Math concepts: slope, logical strategy
Number of players: 2 or more
Equipment: 4×4 or larger grid, pebbles or other tokens to mark squares
Alexandria Jones and her brother Leon played Avoid Three with pebbles on a grid scratched in the sand, but you can also use pencils or markers on graph paper. You need a rectangular playing area at least 4×4 squares large. The bigger your grid, the longer your game.
How to Play
- Take turns placing a pebble or dot in one of the grid squares. But don’t let your pebble line up with any two others. If you put the 3rd stone in any straight line — vertical, horizontal, or diagonal — you lose.
- Beware: many lines are not obvious. For one thing, the pebble squares do not have to be touching to be in line. Think of a chess knight moving steadily southeast across the board. The squares that he would land on form a straight line.
- Also, pebbles do not have to be evenly spaced to make a line. See the example above for two lines that are quite easy to miss.
- Use a ruler or other straight edge to test any disputed lines. If you can place the ruler so that it touches the top right corners of all three squares, those squares are in line (assuming your grid is reasonably even). Or count off the slope: If you move consistently over-and-up, over-and-up, over-and-up — the same amount over and the same amount up each time, like a drunken chess knight who has forgotten his normal move — then the squares you land on are all in line.
- When a player makes a line of three or more pebbles, he is out of the game. If a line is not noticed before the next person plays, however, it doesn’t count.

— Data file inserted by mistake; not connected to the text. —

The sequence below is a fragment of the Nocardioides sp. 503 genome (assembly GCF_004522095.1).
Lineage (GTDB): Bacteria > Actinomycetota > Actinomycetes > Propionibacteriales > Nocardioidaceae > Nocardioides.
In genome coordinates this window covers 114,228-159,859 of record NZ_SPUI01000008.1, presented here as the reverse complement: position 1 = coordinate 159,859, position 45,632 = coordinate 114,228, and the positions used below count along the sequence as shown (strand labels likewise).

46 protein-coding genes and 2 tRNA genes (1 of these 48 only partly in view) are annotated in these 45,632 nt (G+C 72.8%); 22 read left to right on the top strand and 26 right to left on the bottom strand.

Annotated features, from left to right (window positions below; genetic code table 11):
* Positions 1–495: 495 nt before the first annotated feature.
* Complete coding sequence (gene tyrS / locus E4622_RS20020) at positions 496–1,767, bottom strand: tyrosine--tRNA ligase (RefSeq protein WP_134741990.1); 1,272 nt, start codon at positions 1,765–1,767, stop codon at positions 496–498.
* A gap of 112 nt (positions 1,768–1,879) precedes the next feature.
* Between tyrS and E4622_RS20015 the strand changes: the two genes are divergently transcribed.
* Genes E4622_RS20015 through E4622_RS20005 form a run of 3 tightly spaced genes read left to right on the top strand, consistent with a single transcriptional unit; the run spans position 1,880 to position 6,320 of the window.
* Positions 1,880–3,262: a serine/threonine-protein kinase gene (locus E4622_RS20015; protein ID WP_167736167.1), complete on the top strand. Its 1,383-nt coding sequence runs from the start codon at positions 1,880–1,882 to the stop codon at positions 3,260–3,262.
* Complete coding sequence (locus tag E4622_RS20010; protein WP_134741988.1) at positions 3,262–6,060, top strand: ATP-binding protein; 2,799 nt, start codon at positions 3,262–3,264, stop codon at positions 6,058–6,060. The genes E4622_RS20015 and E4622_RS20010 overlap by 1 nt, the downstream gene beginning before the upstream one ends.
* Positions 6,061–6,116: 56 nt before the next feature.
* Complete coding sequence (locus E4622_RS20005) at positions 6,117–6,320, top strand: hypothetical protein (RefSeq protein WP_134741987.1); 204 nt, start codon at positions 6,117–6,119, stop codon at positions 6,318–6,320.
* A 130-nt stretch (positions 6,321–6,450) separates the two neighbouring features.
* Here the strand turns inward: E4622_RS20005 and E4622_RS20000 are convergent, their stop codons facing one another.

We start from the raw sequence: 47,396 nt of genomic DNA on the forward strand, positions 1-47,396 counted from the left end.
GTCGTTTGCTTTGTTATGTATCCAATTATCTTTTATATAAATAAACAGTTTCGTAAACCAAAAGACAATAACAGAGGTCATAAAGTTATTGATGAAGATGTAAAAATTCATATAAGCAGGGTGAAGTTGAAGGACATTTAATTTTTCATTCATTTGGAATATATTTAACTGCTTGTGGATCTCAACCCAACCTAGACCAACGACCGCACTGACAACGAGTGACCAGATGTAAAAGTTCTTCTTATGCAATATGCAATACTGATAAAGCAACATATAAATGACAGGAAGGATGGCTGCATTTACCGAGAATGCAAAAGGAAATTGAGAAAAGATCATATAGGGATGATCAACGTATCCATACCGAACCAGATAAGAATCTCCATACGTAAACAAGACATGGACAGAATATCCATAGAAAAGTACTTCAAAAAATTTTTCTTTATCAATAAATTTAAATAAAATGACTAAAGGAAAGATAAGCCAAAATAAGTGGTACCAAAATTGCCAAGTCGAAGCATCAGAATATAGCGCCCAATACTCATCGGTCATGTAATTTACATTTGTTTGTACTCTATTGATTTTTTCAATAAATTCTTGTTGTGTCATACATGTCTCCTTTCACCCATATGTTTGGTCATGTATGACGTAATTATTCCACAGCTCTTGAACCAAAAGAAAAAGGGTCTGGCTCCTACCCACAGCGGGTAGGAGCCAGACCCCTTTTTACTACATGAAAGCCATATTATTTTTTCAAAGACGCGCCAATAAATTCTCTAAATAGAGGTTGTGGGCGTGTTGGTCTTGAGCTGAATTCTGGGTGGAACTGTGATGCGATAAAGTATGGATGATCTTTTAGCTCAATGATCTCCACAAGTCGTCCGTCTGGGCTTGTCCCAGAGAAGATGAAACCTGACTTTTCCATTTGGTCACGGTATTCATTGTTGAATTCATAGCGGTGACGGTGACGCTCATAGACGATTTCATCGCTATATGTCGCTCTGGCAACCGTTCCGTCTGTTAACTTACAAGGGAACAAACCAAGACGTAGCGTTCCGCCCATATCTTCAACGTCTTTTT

- The last player remaining wins the game.
Avoid Three is a “poison” variation of traditional tic-tac-toe, which means the situation that would win the normal game instead becomes the losing move. I don’t know who invented the game, but I first encountered it in Mathematical Activities by Brian Bolt, one of my favorite resources for math club activity ideas. If you host a math club or teach middle-school-or-older students, I highly recommend any of the books in this series:
Mathematical Activities: A Resource Book for Teachers
More than 150 games, puzzles and investigations to delight anyone interested in mathematics, together with a commentary which provides solutions and additional ideas.
More Mathematical Activities: A Resource Book for Teachers
127 problems, puzzles, games, and practical activities designed to stimulate spatial thinking, appreciation of numbers, and general mathematical thinking.
Even More Mathematical Activities
A further 133 puzzles, investigations, games, projects and applications of mathematics.
Mathematics Meets Technology
Looks at the design of mechanisms, for example gears and linkages, through the eyes of a mathematician.
101 Mathematical Projects
As in the preceding collections of puzzles, games and activities, these projects cater to a wide range of concepts and skills and can be linked with other curriculum activities.
To Be Continued…
Read all the posts from the March/April 1999 issue of my Mathematical Adventures of Alexandria Jones newsletter.
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